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Elhannon, LLC v. F.A. Bartlett Tree Expert Co.

United States District Court, D. Vermont

November 19, 2018

ELHANNON LLC, et al. Plaintiffs,
v.
THE F.A. BARTLETT TREE EXPERT COMPANY, Defendant.

          OPINION AND ORDER

          William K. Sessions III District Judge

         Now before the Court is Defendant's motion in limine to exclude Plaintiff from introducing evidence of Defendant's alleged use of an “illegal” or “banned” chemical on Plaintiff's tree nursery property. Defendant asserts that such evidence is inadmissible under Federal Rules of Evidence (“FRE”) 401 and 403 because it is irrelevant, highly inflammatory and prejudicial, and likely to cause jury confusion. For the reasons set forth below, Defendant's motion is denied in part and granted in part.

         Background

          This case arose from a contract and fraud dispute between Plaintiffs Elhannon Wholesale Nurseries, LLC; Elhannon Wholesale Nurseries, LLC; and Elhannon Wholesale Nurseries, Inc. (collectively “Elhannon”) and Defendant F.A. Bartlett Tree Expert Company (“Bartlett”). Bartlett originally filed an action in small claims court and Elhannon subsequently filed this case. Elhannon's principal allegation is that Bartlett failed to perform under a series of contracts entered into between Elhannon and Bartlett, for Bartlett to design and implement a pest management program for Elhannon's entire tree nursery. Elhannon alleges that Bartlett employees underserviced the nursery, leading to a large scale outbreak of disease and insects on its trees; that Bartlett applied chemicals that were not approved for use in Elhannon's nursery in order to attempt to control an incipient outbreak; and that Bartlett falsified its records to give the impression that it was doing more work at Elhannon than it actually performed.

         This motion concerns the use of the Xytect 2F imidacloprid insecticide by Bartlett at Elhannon's tree nursery. The label for this insecticide lists the active ingredient as “Imidacloprid, 1-[(6-Chloro-3-pyridinyl)methyl)-N-nitro-2-imidazolidinimine . . . 21.4%”; with the remaining 78.6% consisting of “other ingredients.” ECF 214-2 at 2. The label also says that this insecticide is “not for use at . . . nurseries, ” and that “[i]t is a violation of Federal law to use this product in a manner inconsistent with its labeling.” ECF No. 214-4 at 4. Other insecticides, not marketed under the Xytect 2F brand name, with identical chemical compositions are authorized for use at nurseries in New York, and have been as early as May 2010. ECF 214-2 at 3.

         On the back side of the contracts between the parties, it states: “Bartlett Tree Experts will be responsible for the proper application of any spray formulation that is commonly used in the business.“ ECF No. 218-4 at 3.

         Xytect 2F was sprayed at Elhannon's nursery on at least three different occasions. The first known application occurred in 2011, when Xytect 2F was sprayed on 109 copper beach trees. ECF 214-1 at 6. Elhannon's principal, D. James Sutton, testified at his deposition that of the 109 “severely infested” trees that were sprayed with Xytect 2F on this occasion, only 17 were “lost.” ECF 214-1 at 8. Sutton remarked “Imidacloprid works. Don't get me wrong.” Id. The second known spraying of Xytect 2F happened in May 2013. Xytect 2F was applied to an unspecified number of “[b]ig oaks . . . covered in scale.” Id. at 9. Sutton testified that Xytect 2F had been effective in ridding the trees of scale in this instance. Id. The third application of Xytect 2F had been on a block of red maple trees in September 2013 and this application was also successful in ridding the trees of infection. Id. at 11.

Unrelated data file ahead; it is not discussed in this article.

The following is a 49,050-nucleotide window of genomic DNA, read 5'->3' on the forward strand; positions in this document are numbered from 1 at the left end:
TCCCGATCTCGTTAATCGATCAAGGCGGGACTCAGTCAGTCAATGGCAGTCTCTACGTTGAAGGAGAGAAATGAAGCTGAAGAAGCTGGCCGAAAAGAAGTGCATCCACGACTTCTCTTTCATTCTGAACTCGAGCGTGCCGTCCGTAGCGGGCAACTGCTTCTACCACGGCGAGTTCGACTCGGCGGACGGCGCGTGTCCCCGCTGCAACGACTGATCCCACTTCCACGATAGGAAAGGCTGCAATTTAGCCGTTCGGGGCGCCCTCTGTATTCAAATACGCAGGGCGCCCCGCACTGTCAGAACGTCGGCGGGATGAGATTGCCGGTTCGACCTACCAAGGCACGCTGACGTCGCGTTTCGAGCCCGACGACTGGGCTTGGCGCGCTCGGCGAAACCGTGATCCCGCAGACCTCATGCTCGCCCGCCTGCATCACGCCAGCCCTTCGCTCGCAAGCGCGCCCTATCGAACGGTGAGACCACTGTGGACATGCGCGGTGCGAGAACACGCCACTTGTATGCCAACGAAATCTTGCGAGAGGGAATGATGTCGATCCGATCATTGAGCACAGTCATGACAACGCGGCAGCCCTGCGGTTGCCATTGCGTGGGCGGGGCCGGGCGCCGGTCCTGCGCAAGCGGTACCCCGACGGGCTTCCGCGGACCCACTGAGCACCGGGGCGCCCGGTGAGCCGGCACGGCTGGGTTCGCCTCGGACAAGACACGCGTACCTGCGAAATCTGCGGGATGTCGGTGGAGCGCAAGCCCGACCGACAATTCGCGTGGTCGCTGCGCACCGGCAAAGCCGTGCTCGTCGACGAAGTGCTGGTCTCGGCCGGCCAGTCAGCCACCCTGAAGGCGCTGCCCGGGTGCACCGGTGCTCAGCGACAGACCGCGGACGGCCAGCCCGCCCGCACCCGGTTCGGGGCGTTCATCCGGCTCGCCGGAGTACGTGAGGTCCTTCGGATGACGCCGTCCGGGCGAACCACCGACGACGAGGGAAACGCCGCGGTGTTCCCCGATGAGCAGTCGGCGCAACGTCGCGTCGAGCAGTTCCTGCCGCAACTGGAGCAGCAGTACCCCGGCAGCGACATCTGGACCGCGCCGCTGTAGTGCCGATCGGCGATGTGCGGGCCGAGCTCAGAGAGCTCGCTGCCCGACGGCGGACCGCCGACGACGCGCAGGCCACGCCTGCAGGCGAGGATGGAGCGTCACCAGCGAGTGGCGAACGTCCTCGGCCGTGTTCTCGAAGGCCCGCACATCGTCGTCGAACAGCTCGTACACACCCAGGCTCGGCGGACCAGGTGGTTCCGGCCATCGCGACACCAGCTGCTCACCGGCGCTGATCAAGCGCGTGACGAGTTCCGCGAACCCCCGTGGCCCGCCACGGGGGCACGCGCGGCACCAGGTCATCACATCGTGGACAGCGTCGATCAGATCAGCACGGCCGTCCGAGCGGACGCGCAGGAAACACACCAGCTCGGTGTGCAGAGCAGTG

Sutton has also testified that Elhannon, at that point in time, had not “suffered harm because of Bartlett's use of banned or elicit[sic] chemicals.” ECF 214-1 at 4. However, a former Bartlett employee, Jason Graham, who had completed work at Elhannon on behalf of Bartlett, testified at his deposition that selling trees containing banned chemicals could possibly create liability for Elhannon. ECF No. 223-1 at 6-7. Graham also testified that he was ordered to use Xytect 2F at Elhannon because Bartlett management knew that their other sprays were not working. ECF No. 223-1 at 188-89.

         Elhannon's Amended Complaint makes multiple mentions of Bartlett's use of “illegal chemicals, ” “banned chemicals, ” and “illegal spraying” at the Elhannon nursery. ECF 27 at ¶¶ 37, 49, 51, 53, 68, 77, 97, 100, 123, 130, 132, and 133. The Amended Complaint alleges that these “illegal” applications of the “banned” chemical, imidacloprid, support its claims of Fraud in the Performance, Breach of Contract, and Negligence.

         Bartlett has also mentioned these applications in its court documents. In its July 24, 2017 Supplemental Responses to Plaintiff's Requests for Admission, Bartlett admitted that during the course of Bartlett's work at Elhannon, Bartlett made “illegal sprays, drenches, or applications of chemicals at the Nursery.” ECF No. 137-4 at 11.

         Discussion

         A. Admissibility Under Federal Rule of Evidence 401

          Under Federal Rule of Evidence (“FRE”) 401, “[e]vidence is relevant if . . . it has any tendency to make a fact more or less probable than it would be without the evidence.” Fed.R.Evid. 401. “[T]he definition of relevance under Fed.R.Evid. 401 is very broad.” United States v. Certified Envtl. Servs., Inc., 753 F.3d 72, 90 (2d Cir. 2014).

         Bartlett argues that evidence of the application of Xytect 2F is irrelevant under FRE 401 because “Elhannon has conceded that it has not suffered harm because of ...


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